Defining Your Roles

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In the past I have used a Franklin Planner. I did a lot of Stephen Covey’s work. One thing I found to be really helpful was to define the roles in my life. A role in your life would be anything you are, such as a mom, a wife, a sister, a daughter, a friend, a granddaughter. These are roles, and if we take the time to define them, we will know how we really want to show up for them.

Last week we did this for our relationship with ourself. Today, we are going to take a bit of a different approach and do as Stephen Covey teaches. The roles we are going to cover are your responsibilities, your relationships, and wherever else you contribute.

You get to define your roles in a way that serves you. When you think about defining your roles, think about how you would show up on the ideal day.

If you are a mom, what kind of a mom do you want to be? If you were the best mom according to YOUR standards, what things would you be doing?

How would you show up in your other relationships? It’s okay if you are not actually showing up in this way right now. Today we are just going to that place where everything is perfect and it feels good to be a mom. It feels amazing to be married to your spouse.

So you have your role, and you have your idea of how you want to show up.

Now, your brain is going to want to tell you that you can’t show up that way because your life isn’t perfect and it doesn’t feel like showing up in that way is available to you.

What I want to suggest is that it doesn’t matter what your life is like right now.

You can still decide to show up as if it’s perfect.

Maybe that’s exactly why you should show up as the best version of you.

Maybe, if you do show up as if it’s perfect, you will become aligned with the person you really want to be.

When you can do that, that is when your life will start to shift.

I remember this happening for me.

I couldn’t get anything done during the day because my kids were waking at night and I was too tired.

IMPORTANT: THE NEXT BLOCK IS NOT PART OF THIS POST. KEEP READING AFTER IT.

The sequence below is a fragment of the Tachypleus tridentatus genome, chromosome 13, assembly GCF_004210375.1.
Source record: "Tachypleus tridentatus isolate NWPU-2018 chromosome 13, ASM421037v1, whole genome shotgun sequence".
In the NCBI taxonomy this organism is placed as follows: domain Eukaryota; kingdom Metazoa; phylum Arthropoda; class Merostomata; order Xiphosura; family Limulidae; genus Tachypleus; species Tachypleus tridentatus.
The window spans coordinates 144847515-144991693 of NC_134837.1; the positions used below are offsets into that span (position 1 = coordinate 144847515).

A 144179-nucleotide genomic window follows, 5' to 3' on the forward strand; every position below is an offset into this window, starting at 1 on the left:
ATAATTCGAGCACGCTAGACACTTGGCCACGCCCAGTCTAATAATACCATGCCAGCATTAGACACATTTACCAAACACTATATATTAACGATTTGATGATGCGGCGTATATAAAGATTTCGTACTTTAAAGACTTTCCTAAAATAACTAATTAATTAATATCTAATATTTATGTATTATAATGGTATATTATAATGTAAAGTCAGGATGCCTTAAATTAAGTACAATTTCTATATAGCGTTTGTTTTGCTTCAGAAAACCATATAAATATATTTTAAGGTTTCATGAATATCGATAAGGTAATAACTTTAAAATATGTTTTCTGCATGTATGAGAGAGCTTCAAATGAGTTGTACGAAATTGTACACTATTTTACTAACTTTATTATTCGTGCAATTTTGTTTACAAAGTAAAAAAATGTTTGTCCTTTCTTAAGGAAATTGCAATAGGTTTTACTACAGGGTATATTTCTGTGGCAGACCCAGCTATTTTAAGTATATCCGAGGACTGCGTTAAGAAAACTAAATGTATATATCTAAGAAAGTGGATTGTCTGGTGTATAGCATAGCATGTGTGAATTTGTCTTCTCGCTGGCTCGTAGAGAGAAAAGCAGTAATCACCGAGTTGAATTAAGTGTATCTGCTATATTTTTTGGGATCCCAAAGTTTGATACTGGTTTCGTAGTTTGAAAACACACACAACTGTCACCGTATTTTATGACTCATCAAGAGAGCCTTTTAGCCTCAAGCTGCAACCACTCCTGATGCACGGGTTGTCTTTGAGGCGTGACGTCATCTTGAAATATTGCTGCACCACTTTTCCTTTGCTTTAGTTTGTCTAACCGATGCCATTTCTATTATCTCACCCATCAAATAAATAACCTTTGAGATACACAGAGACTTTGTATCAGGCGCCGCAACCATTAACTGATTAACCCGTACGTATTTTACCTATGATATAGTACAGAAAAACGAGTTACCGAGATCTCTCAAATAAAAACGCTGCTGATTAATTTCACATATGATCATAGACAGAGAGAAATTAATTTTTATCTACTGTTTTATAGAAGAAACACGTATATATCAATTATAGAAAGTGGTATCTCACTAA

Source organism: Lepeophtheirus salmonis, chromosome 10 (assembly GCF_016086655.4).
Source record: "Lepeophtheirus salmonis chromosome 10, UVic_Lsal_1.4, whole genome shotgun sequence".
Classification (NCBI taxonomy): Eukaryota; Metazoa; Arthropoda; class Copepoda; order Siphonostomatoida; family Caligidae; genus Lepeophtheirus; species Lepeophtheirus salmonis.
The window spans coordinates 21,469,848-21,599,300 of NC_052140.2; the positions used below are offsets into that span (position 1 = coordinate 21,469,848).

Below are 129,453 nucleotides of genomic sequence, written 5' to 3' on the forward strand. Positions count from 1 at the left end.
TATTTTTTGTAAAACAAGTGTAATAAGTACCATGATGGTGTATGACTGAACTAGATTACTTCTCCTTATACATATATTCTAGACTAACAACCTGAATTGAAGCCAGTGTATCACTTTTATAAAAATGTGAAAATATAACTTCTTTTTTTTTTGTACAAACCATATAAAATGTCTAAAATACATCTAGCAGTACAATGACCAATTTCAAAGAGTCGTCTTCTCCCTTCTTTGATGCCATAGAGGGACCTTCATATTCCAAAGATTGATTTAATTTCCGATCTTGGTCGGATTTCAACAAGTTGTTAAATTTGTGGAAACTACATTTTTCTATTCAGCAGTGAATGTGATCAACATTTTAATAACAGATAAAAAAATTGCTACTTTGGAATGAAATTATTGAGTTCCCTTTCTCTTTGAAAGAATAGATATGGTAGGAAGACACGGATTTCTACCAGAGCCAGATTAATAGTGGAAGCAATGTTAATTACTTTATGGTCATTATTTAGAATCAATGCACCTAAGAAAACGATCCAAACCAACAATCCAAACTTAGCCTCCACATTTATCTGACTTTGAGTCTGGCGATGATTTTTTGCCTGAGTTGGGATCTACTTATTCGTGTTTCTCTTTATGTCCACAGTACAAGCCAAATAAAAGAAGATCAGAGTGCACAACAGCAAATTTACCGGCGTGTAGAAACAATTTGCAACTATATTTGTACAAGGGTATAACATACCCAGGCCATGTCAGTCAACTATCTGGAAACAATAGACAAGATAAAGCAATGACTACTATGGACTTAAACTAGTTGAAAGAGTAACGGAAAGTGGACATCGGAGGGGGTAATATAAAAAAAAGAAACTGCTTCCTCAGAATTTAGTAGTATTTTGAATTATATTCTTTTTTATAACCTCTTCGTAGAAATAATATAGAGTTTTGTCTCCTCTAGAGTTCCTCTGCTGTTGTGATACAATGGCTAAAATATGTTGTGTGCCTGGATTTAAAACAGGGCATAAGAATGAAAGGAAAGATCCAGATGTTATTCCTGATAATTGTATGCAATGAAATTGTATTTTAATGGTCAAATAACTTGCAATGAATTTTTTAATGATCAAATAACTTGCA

I blamed the way I was feeling on my kids.

I blamed the way the house was on my kids.

When I took responsibility for how I wanted to show up, no matter what was actually going on, my life started getting better.

Even though I was tired, I still got up early.

Even though it felt pointless to clean, I still cleaned.

Even though it felt pointless to cook, I still cooked.

Before I knew it my kids were sleeping through the night. I was still waking early and now I didn’t feel tired. My morning time became MY time. I looked forward to it everyday.

I created the habit of cleaning up the house no matter what every evening. I had the kids help me and it didn’t even take very long.

Now I had quiet mornings in a clean house.

When I first started cooking it seemed like the kids always wanted cereal. I told them they had to try whatever I made, but they didn’t have to eat all of it.

Most of the time they would end up eating all of it because I wasn’t trying to control them. If they didn’t like it, they could make something else themselves, but it couldn’t be cereal.

This is what I mean when I talk about the compound effect.

This is what I mean when I say the first step is so hard and so important.

Once you define your roles and you know how you really want to show up, you can figure out why you’re feeling the way you are when things are out of wack.

For me, it was important to have my solitude. It was important to me to have a clean house. It was important to me to cook dinner.

These are things I value.

When you take the time to understand and define your roles and you start living by what you value, your life will start taking shape.

You start finding enjoyment and you come up with creative ideas. 

You will discover your passion only when you are aligned.

And it all starts with defining your roles.


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